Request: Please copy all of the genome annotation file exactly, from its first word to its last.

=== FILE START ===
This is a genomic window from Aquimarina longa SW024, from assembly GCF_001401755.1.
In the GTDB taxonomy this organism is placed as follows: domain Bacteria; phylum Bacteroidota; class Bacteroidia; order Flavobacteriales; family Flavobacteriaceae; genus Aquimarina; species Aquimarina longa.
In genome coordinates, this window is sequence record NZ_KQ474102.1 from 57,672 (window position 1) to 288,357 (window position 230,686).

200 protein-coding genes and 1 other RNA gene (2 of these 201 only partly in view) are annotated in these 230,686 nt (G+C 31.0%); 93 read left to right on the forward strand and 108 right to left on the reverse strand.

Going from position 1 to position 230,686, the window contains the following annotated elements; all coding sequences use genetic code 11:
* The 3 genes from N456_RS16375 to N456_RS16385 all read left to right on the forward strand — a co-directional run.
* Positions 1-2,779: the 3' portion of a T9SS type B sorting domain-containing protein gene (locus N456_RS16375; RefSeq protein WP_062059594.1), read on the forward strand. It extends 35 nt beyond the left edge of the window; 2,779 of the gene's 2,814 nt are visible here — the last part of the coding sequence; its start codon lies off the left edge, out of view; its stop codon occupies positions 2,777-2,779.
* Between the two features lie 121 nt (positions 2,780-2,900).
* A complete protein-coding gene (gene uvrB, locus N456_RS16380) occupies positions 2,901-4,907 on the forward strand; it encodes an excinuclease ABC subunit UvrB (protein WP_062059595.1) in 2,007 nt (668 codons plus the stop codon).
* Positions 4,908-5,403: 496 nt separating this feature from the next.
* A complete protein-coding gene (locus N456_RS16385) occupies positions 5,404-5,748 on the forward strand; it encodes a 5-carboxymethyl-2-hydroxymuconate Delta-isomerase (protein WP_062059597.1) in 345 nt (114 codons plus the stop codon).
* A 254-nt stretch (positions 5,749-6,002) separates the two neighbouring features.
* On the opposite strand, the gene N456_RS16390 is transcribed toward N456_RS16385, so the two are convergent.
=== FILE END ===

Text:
This is a genomic window from Aquimarina longa SW024, from assembly GCF_001401755.1.
In the GTDB taxonomy this organism is placed as follows: domain Bacteria; phylum Bacteroidota; class Bacteroidia; order Flavobacteriales; family Flavobacteriaceae; genus Aquimarina; species Aquimarina longa.
In genome coordinates, this window is sequence record NZ_KQ474102.1 from 57,672 (window position 1) to 288,357 (window position 230,686).

200 protein-coding genes and 1 other RNA gene (2 of these 201 only partly in view) are annotated in these 230,686 nt (G+C 31.0%); 93 read left to right on the forward strand and 108 right to left on the reverse strand.

Going from position 1 to position 230,686, the window contains the following annotated elements; all coding sequences use genetic code 11:
* The 3 genes from N456_RS16375 to N456_RS16385 all read left to right on the forward strand — a co-directional run.
* Positions 1-2,779: the 3' portion of a T9SS type B sorting domain-containing protein gene (locus N456_RS16375; RefSeq protein WP_062059594.1), read on the forward strand. It extends 35 nt beyond the left edge of the window; 2,779 of the gene's 2,814 nt are visible here — the last part of the coding sequence; its start codon lies off the left edge, out of view; its stop codon occupies positions 2,777-2,779.
* Between the two features lie 121 nt (positions 2,780-2,900).
* A complete protein-coding gene (gene uvrB, locus N456_RS16380) occupies positions 2,901-4,907 on the forward strand; it encodes an excinuclease ABC subunit UvrB (protein WP_062059595.1) in 2,007 nt (668 codons plus the stop codon).
* Positions 4,908-5,403: 496 nt separating this feature from the next.
* A complete protein-coding gene (locus N456_RS16385) occupies positions 5,404-5,748 on the forward strand; it encodes a 5-carboxymethyl-2-hydroxymuconate Delta-isomerase (protein WP_062059597.1) in 345 nt (114 codons plus the stop codon).
* A 254-nt stretch (positions 5,749-6,002) separates the two neighbouring features.
* On the opposite strand, the gene N456_RS16390 is transcribed toward N456_RS16385, so the two are convergent.